The Eleven Point is navigable year 'round because 70 percent of its flow comes from springs, but it can become unruly after torrential rains. By the time it tumbles out of Missouri and into Arkansas, it's sedate, but littered with shifting sandbars and other obstacles that require anglers to pay attention between casts to smallmouths that average 1 to 2 pounds and often reach 4. Minnow-shaped crankbaits are local favorites.
The first access in Arkansas is at Woody's Canoe Rental and Campground (870-892-9732) 4 miles north of Dalton in Randolph County. The next stop downstream is the State Route 93 bridge at Dalton, followed 9 miles later by a private property takeout at the State Route 90 bridge. Farther downstream lies the Black's Ferry Road access (County Road 527, with a tricky, steep bank) and the AGFC access near Pocahontas and the U.S. Route 62 bridge. Stone dams are the trickiest obstacles on the Eleven Point, and if you're floating it for the first time, pull over to plan safe routes over or around them.
More smallmouths are in the upper river, but the largest ones haunt the area around the Route 62 bridge, where 16 percent of the fish are 14 inches or longer, according to an AGFC study. Like the Strawberry, the Eleven Point is an Ozark zone stream where you can keep two 12-inch smallmouths per day. These waters, along with the Spring River, are accessible to many of the folks in eastern Arkansas who like to mix some smallmouth action in with the great largemouth and crappie fishing in their neck of the woods.
When AGFC stream biologist Jeff Quinn sampled smallmouths from Crooked Creek in July 2009 and determined their ages by examining otoliths -- pearl-like stones from the inner ear canal -- the oldest specimen was 8 years old and 16 1/2 inches long. Quinn's results prove that bronzebacks grow slowly even in rich environments with good water quality, a finding that supports the agency's strict management and limits.
The 90-mile creek starts near Dogpatch in Newton County and courses eastward through Boone and Marion counties into the White River, featuring what many believe is the nation's best smallmouth fishing. Reports in recent years suggest that Quinn's senior-citizen bass had plenty of buddies because anglers routinely catch smallmouths in the 18-inch range there. Biologists aren't sure why, but at times, the fish move downstream of Kelly's Slab, west of Yellville in Marion County, in waves, gathering in population densities 2 1/2 times the number of fish per acre that Quinn would rate as "excellent." If you're lucky enough to witness one of those downstream migrations, your grandkids will tell their grandkids about it.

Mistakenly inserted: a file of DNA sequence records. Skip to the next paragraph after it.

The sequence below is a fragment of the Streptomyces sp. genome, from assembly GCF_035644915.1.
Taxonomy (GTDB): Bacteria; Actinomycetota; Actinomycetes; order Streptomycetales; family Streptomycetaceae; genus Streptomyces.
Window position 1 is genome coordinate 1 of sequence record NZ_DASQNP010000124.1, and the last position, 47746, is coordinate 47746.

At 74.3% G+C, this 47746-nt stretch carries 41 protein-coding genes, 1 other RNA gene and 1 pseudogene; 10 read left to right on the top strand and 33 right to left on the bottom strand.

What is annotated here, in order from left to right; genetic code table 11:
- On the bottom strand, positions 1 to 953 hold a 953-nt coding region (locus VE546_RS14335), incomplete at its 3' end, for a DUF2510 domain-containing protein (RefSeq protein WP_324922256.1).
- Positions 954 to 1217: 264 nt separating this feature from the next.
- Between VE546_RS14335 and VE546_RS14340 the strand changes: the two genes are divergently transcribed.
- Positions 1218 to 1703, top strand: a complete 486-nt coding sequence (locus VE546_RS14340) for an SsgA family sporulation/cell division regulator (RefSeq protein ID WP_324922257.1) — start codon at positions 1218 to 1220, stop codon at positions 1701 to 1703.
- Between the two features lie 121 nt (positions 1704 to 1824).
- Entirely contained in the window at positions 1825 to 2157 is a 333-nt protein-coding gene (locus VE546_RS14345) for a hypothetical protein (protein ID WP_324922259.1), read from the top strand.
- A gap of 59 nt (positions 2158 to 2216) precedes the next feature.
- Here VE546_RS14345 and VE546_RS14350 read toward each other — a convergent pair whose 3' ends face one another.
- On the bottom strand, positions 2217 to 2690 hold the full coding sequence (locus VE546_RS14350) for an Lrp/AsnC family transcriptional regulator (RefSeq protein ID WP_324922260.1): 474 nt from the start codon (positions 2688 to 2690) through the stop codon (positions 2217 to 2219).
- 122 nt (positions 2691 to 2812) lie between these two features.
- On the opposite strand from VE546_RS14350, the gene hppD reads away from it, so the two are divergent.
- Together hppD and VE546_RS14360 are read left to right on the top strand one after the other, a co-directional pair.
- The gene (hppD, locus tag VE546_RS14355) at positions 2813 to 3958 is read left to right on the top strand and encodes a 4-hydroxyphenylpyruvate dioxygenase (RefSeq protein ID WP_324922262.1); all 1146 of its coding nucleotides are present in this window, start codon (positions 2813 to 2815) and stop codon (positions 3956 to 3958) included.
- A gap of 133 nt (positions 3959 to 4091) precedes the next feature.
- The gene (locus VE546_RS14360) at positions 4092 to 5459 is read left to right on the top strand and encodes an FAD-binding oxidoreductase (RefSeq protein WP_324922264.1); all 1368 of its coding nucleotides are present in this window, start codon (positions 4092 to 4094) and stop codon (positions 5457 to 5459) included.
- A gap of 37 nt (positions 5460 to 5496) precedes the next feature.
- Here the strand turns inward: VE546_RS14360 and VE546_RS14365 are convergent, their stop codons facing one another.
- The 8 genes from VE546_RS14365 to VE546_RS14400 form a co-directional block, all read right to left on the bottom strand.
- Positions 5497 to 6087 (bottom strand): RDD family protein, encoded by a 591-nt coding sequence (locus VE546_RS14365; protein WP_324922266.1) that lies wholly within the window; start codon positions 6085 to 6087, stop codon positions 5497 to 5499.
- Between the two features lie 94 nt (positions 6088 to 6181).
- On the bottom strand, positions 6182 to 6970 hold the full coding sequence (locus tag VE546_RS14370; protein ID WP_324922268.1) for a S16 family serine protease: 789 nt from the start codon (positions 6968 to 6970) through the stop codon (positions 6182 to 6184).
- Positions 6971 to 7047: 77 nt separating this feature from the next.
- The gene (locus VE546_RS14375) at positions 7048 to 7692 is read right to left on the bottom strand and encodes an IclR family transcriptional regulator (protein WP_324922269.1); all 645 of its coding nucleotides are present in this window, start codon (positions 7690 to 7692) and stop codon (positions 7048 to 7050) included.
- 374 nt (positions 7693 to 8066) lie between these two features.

In addition to providing floating access, the Slab is part of a 2.75-mile shore-fishing area within the AGFC's Fred Berry Conservation Education Center, which is off Marion County Road 4002 near Yellville. There's even room in some spots for back-casting with a fly rod, so we like to drift Clouser Minnows and Olive Woolly Buggers there, and then let them swing downstream on a tight line. A short and sweet float of 3 1/2 miles runs from the Slab to the Yellville Bridge, but at least seven public accesses from Pyatt to Yellville make it easy to get on and off Crooked Creek.
Fish the creek when the gauge at Yellville is 6 to 7 feet. Fishing along AGFC property is strictly catch-and-release, and the creek has two trophy zones where you can keep only one fish per day that's 18 inches or longer. It's between the U.S. Route 62/412 bridge and the Route 62 spur bridge and from the State Route 101 bridge downstream to the White River. In other areas, Ozark zone rules of two 14-inch fish daily apply.
BIG PINEY CREEK
A tumbling, classic Ozark stream often described as a series of pools interrupted by rapids, or vice-versa, the Big Piney stretches out 67 miles from its source near Limestone in Newton County on through Johnson and Pope counties to eventually meet up with the famed Arkansas River.